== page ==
· Anyone with a smartphone could easily book a cab at any time and from anywhere using their applications in a few steps without undermining the reliability.
The cab services are entrepreneur friendly. The cab uses environment-friendly fuel.
Taxi aggregators just act as a liaison between the customer and a driver while the taxis are owned by the drivers. Recently, Ola has started leasing vehicles with a tenure of three years with minimal documentation procedures; the driver will get a vehicle and he is obligated to stick with Ola for a period of three years or until he completes the vehicle loan. This arrangement, aggregators claim, certainly helps the driver, financial institutions, and car dealers. Many people, who are in regular employment, are willing to take a plunge either quitting their conventional jobs or by taking up part-time driving. Here is a case explained below:
According to TaxiForSure CEO Arvind Singhal said many educated people are approaching them to become cab drivers. An engineer contracted with them as a driver, because he loved the entrepreneurial mindset associated with the profession as compared to some IT job. Even the wives of some drivers have joined in the business.
ENTREPRENEUR DRIVER –OPERATIONAL ASPECTS
How can one become a driver become entrepreneur and improve his earnings?
Becoming a driver for an aggregator is very simple. All one needs is a car with vehicle registration, a commercial driver’s license and insurance. In case of Meru, drivers, not owning a car, may get car by paying a daily rent of Rs. 1,200 to Meru. Aggregators have similar conditions for enrolment. For instance, the conditions for engaging a chauffeur by Meru include address verification, complete medical checkup, testing of driving skills, ability to manage the onboard technology on their vehicles, familiarity with the city and all the mandatory licensing criteria. Once a potential chauffeur meets these requirements, he is put through an intensive 5-day training program where he is imparted knowledge on customer service, hygiene, safe driving habits and handling an emergency. According to Meru, the critical difference between an ordinary taxi service and a Meru Cabs service lies in the investment they make into training chauffeurs.
Drivers spend less time sitting idle due to two reasons: (i) Using technology, the aggregators match sparse capacity with demand. (ii) Drivers are free to respond to the aggregator depending on their convenience and opportunity to earn more.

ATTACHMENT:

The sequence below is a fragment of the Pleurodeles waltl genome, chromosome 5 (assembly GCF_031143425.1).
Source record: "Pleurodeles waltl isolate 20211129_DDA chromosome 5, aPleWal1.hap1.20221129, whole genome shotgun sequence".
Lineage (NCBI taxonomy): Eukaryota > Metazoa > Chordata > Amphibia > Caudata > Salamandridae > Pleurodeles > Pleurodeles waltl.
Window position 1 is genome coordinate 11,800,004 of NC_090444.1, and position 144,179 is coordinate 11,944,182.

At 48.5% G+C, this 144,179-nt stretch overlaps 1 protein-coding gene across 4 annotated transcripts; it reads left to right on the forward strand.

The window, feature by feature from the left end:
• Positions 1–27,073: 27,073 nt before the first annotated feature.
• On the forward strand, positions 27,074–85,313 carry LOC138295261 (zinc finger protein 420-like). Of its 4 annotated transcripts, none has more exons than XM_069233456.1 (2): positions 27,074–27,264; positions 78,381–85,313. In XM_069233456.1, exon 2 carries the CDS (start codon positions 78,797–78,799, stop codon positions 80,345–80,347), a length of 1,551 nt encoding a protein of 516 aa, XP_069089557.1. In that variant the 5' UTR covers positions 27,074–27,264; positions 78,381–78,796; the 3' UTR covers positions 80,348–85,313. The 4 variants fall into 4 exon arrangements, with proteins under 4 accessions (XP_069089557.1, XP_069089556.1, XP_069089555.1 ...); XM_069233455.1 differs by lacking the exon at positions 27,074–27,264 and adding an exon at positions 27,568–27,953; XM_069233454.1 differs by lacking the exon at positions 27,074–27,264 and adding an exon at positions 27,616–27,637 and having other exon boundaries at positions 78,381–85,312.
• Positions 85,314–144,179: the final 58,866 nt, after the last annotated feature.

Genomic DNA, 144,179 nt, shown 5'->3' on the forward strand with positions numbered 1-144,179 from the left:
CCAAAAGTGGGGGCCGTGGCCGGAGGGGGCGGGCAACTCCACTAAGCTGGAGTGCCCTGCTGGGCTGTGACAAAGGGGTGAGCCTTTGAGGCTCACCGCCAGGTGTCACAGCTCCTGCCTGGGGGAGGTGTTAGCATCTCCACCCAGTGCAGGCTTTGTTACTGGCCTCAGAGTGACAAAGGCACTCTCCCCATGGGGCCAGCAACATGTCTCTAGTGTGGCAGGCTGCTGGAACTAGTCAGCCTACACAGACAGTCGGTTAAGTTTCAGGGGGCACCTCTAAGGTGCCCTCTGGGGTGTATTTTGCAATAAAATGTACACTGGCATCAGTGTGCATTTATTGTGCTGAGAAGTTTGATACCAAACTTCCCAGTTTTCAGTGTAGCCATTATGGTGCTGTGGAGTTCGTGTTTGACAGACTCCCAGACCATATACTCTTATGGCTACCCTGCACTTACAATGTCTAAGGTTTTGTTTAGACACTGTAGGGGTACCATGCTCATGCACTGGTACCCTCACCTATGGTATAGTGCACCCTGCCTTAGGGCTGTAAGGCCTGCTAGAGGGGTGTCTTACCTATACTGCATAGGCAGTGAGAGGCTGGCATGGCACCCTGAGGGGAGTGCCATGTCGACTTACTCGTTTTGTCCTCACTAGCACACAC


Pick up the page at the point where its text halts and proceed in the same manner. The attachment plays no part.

The remuneration paid to these drivers by the online players is fairly straightforward. In the case of Uber, for every trip made, the driver receives 80% of the fare, which is credited to the bank account. There is also a bonus payment of Rs. 150 per trip for rides made during peak hours and Rs. 50 during non-peak hours. Ola even provides a bonus to drivers if they do six trips a day. TaxiForSure charges the driver only 8-12% of the ride fee, in a bid to attract more drivers. Meru says it doesn't have to offer incentives to drivers in the way Ola and Uber do. According to Meru, a driver earns about Rs. 2,500 of consumer revenue every day, which is significantly higher than the revenue given by other competitors.
Drivers with Uber and Ola often end up with hefty monthly incomes of Rs.50, 000 to Rs.1 lakh. In some cases, drivers are making as much as Rs. 1.2 lakh a month, in part due to the incentives such as peak-time bonus that these companies provide their drivers just to keep them on the road. Surge pricing, which kicks in during periods of high demand or late nights, often inflates the price of a ride by a multiple of two or three times the regular fare. Before the advent of these taxi-hailing services a driver was making somewhere around Rs 15,000-20,000 a month.
Box -2 presents the experience of a driver.
Self-employed drivers in Uber and Ola have much higher productivity than the black-and-yellow taxis because of high capacity utilization and low idle time.
PROBLEMS FACED BY DRIVERS
While this aggregator model offers exciting opportunities, this model is also not free from flaws and there is a lot of scope of improvement. It is raising hard questions about workplace protection. Box 3 and Box 4 present the protest by association of drivers.
While this is a problem unique to Uber, it is not the only one to earn the ire of drivers. Olacabs has also faced complaints from the drivers with regard to constant changing of rate structure, incentive schemes, and long working hours. Some of the problems are briefly described here.
Controls sans freedom
If a driver is an employee, he will be eligible for benefits like company insurance, holidays, and other perks, which is missing in this model. Despite being a freelancer, routes are monitored and the fare he charges is fixed and regulated by the company. That makes him less of a freelancer. Many a time, drivers do not have the liberty to cancel the trip even for valid reasons.